The Lumbar and Sacral Plexus and Their Role in Anesthesia

Bolin, Niki
Whitcomb, Emily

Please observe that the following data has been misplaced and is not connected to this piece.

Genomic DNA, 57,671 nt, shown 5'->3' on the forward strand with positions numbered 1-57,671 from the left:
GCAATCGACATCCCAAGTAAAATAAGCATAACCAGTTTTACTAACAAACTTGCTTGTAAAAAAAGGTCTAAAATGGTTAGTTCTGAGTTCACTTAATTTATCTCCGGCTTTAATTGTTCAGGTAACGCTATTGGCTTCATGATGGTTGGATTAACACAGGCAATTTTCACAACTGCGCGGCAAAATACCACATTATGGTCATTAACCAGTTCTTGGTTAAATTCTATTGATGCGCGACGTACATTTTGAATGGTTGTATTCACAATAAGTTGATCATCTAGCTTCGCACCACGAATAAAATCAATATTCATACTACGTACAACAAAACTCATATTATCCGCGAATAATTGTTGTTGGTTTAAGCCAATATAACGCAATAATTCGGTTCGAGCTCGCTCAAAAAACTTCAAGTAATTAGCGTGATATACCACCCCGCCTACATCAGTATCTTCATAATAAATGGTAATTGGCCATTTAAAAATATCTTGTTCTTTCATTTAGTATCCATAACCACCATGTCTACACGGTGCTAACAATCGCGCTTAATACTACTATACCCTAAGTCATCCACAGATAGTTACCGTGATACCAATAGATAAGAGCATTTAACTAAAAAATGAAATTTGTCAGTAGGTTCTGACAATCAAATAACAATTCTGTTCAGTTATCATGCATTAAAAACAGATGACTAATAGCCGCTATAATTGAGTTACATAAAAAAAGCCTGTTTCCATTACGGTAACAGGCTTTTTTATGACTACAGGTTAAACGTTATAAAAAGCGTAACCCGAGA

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In the Fall Semester of 2012, the Nurse Anesthesia Class of 2014 was introduced for the first time peripheral nerve blocks (PNBs) of the lower extremity. Although lots of time was dedicated to the PNB procedures and ultrasound technique, the class spent several hours self-studying the anatomy and physiology. This included reviewing approximately six to seven chapters in the Hadzic Regional Anesthesia Textbook. In efforts to aid in this described problem, the authors of this capstone project created a learning module that was presented to the Class of 2015. This module, which included an extensive literature review and PowerPoint presentation about regional anesthesia of the lumbar and sacral plexus including the anatomy, technique, complications, and clinical importance, was introduced to the Class of 2015 during their third semester on November 11, 2013. To evaluate the success of this capstone project, a 19 question pre and post-test was administered to 22 students. In addition, the same test was administered 12 weeks later to help determine recall on this topic. The results demonstrated that test scores increased with each subsequent administration from an approximate mean score of 56.1% to 77.5%. Following the completion of the pre-test, post-test 1, and post-test 2, a statistical analysis was completed in efforts to determine significant outcomes. A One-Way Analysis of Variance (ANOVA) showed a statistical significance of p < 0.05 at a p-value of 0.009. This led to an additional statistical analysis using a post hoc multiple comparison. Even though the mean scores increased with each subsequent test, post hoc comparisons indicated that a significant difference could only be found between mean scores of Pre-test and Post-Test 2 (p = .002). This result proved to be an interesting finding. There could be several factors responsible for the improved mean test scores. Students had 12 weeks between the presentation and post-test 2. During this time, students received an additional exposure to the material through an ultrasound-simulation lab, completion of assigned reading, and examination preparation. In addition, some students may have received exposure to lower extremity PNBs during their clinical rotations. These could all contribute to the limitations of the statistical analysis. The literature review completed for this capstone demonstrated the importance of lower extremity PNBs to anesthesia providers and the importance of classroom exposure to the anatomy and physiology of these nerve blocks. The goal of this capstone project was to aid in the classroom portion of SRNA’s education on lower extremity PNBs. The Likert Scale survey, administered by the authors of this project and with anonymously reported results, indicated students at ADU believes that the information presented is essential in their mastery of this material and that this material should continue to be presented in subsequent years.